What mattered it to her just then that the rushes had begun to fade, and to lose all their scent and beauty, from the very moment that she picked them? Even real scented rushes, you know, last only a very little while--and these, being dream-rushes, melted away almost like snow, as they lay in heaps at her feet-- but Alice hardly noticed this, there were so many other curious things to think about.
They hadn't gone much farther before the blade of one of the oars got fast in the water and WOULDN'T come out again (so Alice explained it afterwards), and the consequence was that the handle of it caught her under the chin, and, in spite of a series of little shrieks of 'Oh, oh, oh!' from poor Alice, it swept her straight off the seat, and down among the heap of rushes.
However, she wasn't hurt, and was soon up again: the Sheep went on with her knitting all the while, just as if nothing had happened. 'That was a nice crab you caught!' she remarked, as Alice got back into her place, very much relieved to find herself still in the boat.
'Was it? I didn't see it,' Said Alice, peeping cautiously over the side of the boat into the dark water. 'I wish it hadn't let go--I should so like to see a little crab to take home with me!' But the Sheep only laughed scornfully, and went on with her knitting.
'Are there many crabs here?' said Alice.
'Crabs, and all sorts of things,' said the Sheep: 'plenty of choice, only make up your mind. Now, what DO you want to buy?'
'To buy!' Alice echoed in a tone that was half astonished and half frightened--for the oars, and the boat, and the river, had vanished all in a moment, and she was back again in the little dark shop.
'I should like to buy an egg, please,' she said timidly. 'How do you sell them?'
'Fivepence farthing for one--Twopence for two,' the Sheep replied.
'Then two are cheaper than one?' Alice said in a surprised tone, taking out her purse.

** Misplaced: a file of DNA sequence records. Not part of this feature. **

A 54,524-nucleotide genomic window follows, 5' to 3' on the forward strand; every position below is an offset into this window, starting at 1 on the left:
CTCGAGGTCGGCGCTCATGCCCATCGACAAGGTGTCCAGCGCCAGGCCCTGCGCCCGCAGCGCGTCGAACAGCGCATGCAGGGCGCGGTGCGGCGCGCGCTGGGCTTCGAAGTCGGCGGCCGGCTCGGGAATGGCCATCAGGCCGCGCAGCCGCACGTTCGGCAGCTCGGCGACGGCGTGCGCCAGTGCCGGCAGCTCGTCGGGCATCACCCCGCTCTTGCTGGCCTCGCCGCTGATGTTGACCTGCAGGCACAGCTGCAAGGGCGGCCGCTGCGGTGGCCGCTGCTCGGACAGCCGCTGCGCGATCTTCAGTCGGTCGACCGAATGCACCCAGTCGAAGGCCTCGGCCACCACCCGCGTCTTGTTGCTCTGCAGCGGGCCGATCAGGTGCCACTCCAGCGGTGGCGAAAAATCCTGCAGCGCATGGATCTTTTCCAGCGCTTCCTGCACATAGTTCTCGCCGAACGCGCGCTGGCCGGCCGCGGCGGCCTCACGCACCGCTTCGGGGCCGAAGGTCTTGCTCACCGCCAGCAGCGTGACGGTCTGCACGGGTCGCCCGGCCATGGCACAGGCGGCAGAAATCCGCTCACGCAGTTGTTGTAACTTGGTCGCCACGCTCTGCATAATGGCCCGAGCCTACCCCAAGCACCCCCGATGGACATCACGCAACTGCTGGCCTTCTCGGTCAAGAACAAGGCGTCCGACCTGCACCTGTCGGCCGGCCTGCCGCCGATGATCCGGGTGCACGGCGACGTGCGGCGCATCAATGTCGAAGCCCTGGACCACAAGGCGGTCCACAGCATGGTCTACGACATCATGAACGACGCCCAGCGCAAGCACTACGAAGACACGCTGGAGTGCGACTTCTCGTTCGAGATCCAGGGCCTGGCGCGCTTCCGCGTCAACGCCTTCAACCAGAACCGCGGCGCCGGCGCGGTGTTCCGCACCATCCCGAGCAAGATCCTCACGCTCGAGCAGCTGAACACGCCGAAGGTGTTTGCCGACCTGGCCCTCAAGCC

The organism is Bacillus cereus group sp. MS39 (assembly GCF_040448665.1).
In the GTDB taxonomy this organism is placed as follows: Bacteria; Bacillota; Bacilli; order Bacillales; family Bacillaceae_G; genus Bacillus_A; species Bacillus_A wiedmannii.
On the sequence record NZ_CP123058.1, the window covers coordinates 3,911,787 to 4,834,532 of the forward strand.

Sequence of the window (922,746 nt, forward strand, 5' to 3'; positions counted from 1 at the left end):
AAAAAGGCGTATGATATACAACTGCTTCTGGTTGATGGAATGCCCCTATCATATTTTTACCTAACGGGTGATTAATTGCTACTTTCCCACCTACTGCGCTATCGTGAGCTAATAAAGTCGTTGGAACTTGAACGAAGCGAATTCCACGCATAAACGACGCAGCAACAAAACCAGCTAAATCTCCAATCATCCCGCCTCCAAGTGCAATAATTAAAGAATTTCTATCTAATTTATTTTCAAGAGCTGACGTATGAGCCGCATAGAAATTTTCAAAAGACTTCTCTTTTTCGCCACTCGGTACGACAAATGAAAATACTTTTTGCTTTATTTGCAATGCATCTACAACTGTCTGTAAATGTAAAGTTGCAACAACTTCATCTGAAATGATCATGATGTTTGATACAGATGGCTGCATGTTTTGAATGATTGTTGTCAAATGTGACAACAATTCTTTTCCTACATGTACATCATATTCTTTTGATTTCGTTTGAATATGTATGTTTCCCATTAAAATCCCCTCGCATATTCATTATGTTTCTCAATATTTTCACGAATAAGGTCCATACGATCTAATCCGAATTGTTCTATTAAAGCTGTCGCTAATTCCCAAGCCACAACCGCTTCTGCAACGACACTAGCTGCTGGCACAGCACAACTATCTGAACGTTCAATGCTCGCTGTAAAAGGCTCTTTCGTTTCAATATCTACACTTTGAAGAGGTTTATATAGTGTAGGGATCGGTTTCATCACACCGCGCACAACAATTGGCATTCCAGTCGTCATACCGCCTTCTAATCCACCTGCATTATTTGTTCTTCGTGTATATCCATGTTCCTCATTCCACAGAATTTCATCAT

'Only you MUST eat them both, if you buy two,' said the Sheep.
'Then I'll have ONE, please,' said Alice, as she put the money down on the counter. For she thought to herself, 'They mightn't be at all nice, you know.'
The Sheep took the money, and put it away in a box: then she said 'I never put things into people's hands--that would never do--you must get it for yourself.' And so saying, she went off to the other end of the shop, and set the egg upright on a shelf.
'I wonder WHY it wouldn't do?' thought Alice, as she groped her way among the tables and chairs, for the shop was very dark towards the end. 'The egg seems to get further away the more I walk towards it. Let me see, is this a chair? Why, it's got branches, I declare! How very odd to find trees growing here! And actually here's a little brook! Well, this is the very queerest shop I ever saw!'
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So she went on, wondering more and more at every step, as everything turned into a tree the moment she came up to it, and she quite expected the egg to do the same.
However, the egg only got larger and larger, and more and more human: when she had come within a few yards of it, she saw that it had eyes and a nose and mouth; and when she had come close to it, she saw clearly that it was HUMPTY DUMPTY himself. 'It can't be anybody else!' she said to herself. 'I'm as certain of it, as if his name were written all over his face.'
It might have been written a hundred times, easily, on that enormous face. Humpty Dumpty was sitting with his legs crossed, like a Turk, on the top of a high wall--such a narrow one that Alice quite wondered how he could keep his balance--and, as his eyes were steadily fixed in the opposite direction, and he didn't take the least notice of her, she thought he must be a stuffed figure after all.